We're using entry-level and mid-range drives to compare against the SSD370S. This segment has seen a lot of activity lately with the addition of Crucial's BX200, Adata's SP550 and OCZ's Trion 100. All three SSDs join the Samsung 850 EVO as three-bit-per-cell-based contenders.
None of the drives in our chart have any problem reading back data sequentially. With deep command queues and large blocks, almost all of them hit the upper limits of SATA 6Gb/s. Transcend's SSD370S 512GB does appear at the bottom of the list in comparisons of two 128KB reads from the drives simultaneously.
Sequential writes are more problematic, as three TLC-based drives struggle with inconsistent performance. They all rely heavily on small emulated SLC layers to mask the native behavior of TLC NAND. But those small caches only last for a few seconds before they're exhausted, exposing transfer rates averaging between 70 and 100 MB/s at this capacity point. Samsung's 850 EVO uses the same caching mechanism (branded TurboWrite), but its native TLC write performance is much higher.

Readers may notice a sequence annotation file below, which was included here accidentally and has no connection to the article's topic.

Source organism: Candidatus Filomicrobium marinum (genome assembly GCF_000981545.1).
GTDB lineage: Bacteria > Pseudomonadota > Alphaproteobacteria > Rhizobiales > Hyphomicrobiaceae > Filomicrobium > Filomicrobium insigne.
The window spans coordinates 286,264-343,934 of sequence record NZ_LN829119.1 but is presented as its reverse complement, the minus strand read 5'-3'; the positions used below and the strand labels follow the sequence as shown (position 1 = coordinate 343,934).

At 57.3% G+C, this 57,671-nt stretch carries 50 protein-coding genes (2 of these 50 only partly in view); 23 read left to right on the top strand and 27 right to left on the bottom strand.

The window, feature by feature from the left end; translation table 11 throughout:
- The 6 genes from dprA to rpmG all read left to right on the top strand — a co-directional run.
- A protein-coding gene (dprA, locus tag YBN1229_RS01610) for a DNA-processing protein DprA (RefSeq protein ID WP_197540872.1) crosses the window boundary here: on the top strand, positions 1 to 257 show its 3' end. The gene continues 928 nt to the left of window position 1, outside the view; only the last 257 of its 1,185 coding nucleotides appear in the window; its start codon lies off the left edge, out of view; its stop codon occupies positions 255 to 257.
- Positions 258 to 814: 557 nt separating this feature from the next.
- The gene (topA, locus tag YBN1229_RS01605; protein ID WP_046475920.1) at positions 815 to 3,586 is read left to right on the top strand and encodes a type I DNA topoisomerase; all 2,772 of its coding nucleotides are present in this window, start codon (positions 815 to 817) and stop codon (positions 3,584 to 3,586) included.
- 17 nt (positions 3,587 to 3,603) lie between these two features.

The SSD370S falls in line with the other two SM2246EN-based drives. Its sequential write performance is consistent across the queue depth range.
The SSD370S lands in the middle of the group in our 4KB random read test. At a queue depth of one, this drive ranks third on our list of low-cost SSDs, just behind the class-leading 850 EVO and recently-discontinued BX100.
Transcend's SSD also scales well through the queue depth range, peaking at just over 71,000 random read IOPS. Most enthusiasts don't exceed a queue depth of four though, even under heavy workloads.
It's easier to encounter deep queues when you're working with random writes. From multi-tasking to installing software and performing other common tasks, it's certainly possible to feel the difference between these SSDs. Higher random write performance is also closely associated with lower latency between writes.
The three Silicon Motion-controlled drives again turn in nearly identical performance through the queue depth range. Their numbers far exceed the three TLC-based SSDs armed with Micron and Toshiba flash, but they all fail to match Samsung's 850 EVO.